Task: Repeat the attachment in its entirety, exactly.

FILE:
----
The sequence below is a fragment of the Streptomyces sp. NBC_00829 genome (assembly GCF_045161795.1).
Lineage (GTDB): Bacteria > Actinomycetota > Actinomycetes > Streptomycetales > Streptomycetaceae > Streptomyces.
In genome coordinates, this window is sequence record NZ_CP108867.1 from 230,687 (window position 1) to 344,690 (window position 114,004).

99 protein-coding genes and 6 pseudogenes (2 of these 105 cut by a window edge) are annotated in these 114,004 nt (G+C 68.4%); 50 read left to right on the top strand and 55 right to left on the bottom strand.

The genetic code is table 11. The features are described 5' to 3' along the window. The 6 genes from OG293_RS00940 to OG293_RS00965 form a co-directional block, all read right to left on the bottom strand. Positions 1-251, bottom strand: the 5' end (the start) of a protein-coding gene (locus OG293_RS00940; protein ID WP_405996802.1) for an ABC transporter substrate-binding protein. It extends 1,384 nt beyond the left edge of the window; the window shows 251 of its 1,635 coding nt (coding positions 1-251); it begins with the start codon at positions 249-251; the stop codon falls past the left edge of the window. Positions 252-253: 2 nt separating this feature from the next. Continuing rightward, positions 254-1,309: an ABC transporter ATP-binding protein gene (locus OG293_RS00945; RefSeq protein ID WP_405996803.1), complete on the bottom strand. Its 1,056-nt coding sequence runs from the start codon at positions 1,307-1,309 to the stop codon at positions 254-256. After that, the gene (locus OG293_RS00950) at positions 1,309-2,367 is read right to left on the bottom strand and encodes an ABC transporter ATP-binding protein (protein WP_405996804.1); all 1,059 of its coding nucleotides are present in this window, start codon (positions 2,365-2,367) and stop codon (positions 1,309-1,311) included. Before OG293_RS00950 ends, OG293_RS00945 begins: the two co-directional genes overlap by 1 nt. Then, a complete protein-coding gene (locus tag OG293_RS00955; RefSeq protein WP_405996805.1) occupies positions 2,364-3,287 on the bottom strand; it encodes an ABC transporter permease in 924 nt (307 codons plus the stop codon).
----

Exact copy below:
The sequence below is a fragment of the Streptomyces sp. NBC_00829 genome (assembly GCF_045161795.1).
Lineage (GTDB): Bacteria > Actinomycetota > Actinomycetes > Streptomycetales > Streptomycetaceae > Streptomyces.
In genome coordinates, this window is sequence record NZ_CP108867.1 from 230,687 (window position 1) to 344,690 (window position 114,004).

99 protein-coding genes and 6 pseudogenes (2 of these 105 cut by a window edge) are annotated in these 114,004 nt (G+C 68.4%); 50 read left to right on the top strand and 55 right to left on the bottom strand.

The genetic code is table 11. The features are described 5' to 3' along the window. The 6 genes from OG293_RS00940 to OG293_RS00965 form a co-directional block, all read right to left on the bottom strand. Positions 1-251, bottom strand: the 5' end (the start) of a protein-coding gene (locus OG293_RS00940; protein ID WP_405996802.1) for an ABC transporter substrate-binding protein. It extends 1,384 nt beyond the left edge of the window; the window shows 251 of its 1,635 coding nt (coding positions 1-251); it begins with the start codon at positions 249-251; the stop codon falls past the left edge of the window. Positions 252-253: 2 nt separating this feature from the next. Continuing rightward, positions 254-1,309: an ABC transporter ATP-binding protein gene (locus OG293_RS00945; RefSeq protein ID WP_405996803.1), complete on the bottom strand. Its 1,056-nt coding sequence runs from the start codon at positions 1,307-1,309 to the stop codon at positions 254-256. After that, the gene (locus OG293_RS00950) at positions 1,309-2,367 is read right to left on the bottom strand and encodes an ABC transporter ATP-binding protein (protein WP_405996804.1); all 1,059 of its coding nucleotides are present in this window, start codon (positions 2,365-2,367) and stop codon (positions 1,309-1,311) included. Before OG293_RS00950 ends, OG293_RS00945 begins: the two co-directional genes overlap by 1 nt. Then, a complete protein-coding gene (locus tag OG293_RS00955; RefSeq protein WP_405996805.1) occupies positions 2,364-3,287 on the bottom strand; it encodes an ABC transporter permease in 924 nt (307 codons plus the stop codon).